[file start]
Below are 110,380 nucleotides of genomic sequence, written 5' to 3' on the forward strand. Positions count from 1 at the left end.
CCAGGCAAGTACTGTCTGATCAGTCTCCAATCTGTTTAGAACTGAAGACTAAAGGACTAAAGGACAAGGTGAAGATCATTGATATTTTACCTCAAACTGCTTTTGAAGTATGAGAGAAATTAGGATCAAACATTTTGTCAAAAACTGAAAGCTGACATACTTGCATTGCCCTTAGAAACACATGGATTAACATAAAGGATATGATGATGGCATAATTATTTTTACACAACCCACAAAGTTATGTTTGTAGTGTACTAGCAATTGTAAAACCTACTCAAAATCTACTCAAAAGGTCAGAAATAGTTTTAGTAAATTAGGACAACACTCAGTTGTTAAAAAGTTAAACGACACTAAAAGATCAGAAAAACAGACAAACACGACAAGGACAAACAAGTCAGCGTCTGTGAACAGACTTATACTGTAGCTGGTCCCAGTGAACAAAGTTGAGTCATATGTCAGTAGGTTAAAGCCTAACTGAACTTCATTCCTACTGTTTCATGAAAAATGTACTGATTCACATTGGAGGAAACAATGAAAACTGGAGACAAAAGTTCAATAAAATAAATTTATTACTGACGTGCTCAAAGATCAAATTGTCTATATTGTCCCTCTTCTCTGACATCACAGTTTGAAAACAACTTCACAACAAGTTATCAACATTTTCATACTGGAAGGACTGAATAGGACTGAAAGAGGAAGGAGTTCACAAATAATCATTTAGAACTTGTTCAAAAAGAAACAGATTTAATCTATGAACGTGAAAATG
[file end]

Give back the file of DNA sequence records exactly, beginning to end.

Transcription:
Below are 110,380 nucleotides of genomic sequence, written 5' to 3' on the forward strand. Positions count from 1 at the left end.
CCAGGCAAGTACTGTCTGATCAGTCTCCAATCTGTTTAGAACTGAAGACTAAAGGACTAAAGGACAAGGTGAAGATCATTGATATTTTACCTCAAACTGCTTTTGAAGTATGAGAGAAATTAGGATCAAACATTTTGTCAAAAACTGAAAGCTGACATACTTGCATTGCCCTTAGAAACACATGGATTAACATAAAGGATATGATGATGGCATAATTATTTTTACACAACCCACAAAGTTATGTTTGTAGTGTACTAGCAATTGTAAAACCTACTCAAAATCTACTCAAAAGGTCAGAAATAGTTTTAGTAAATTAGGACAACACTCAGTTGTTAAAAAGTTAAACGACACTAAAAGATCAGAAAAACAGACAAACACGACAAGGACAAACAAGTCAGCGTCTGTGAACAGACTTATACTGTAGCTGGTCCCAGTGAACAAAGTTGAGTCATATGTCAGTAGGTTAAAGCCTAACTGAACTTCATTCCTACTGTTTCATGAAAAATGTACTGATTCACATTGGAGGAAACAATGAAAACTGGAGACAAAAGTTCAATAAAATAAATTTATTACTGACGTGCTCAAAGATCAAATTGTCTATATTGTCCCTCTTCTCTGACATCACAGTTTGAAAACAACTTCACAACAAGTTATCAACATTTTCATACTGGAAGGACTGAATAGGACTGAAAGAGGAAGGAGTTCACAAATAATCATTTAGAACTTGTTCAAAAAGAAACAGATTTAATCTATGAACGTGAAAATG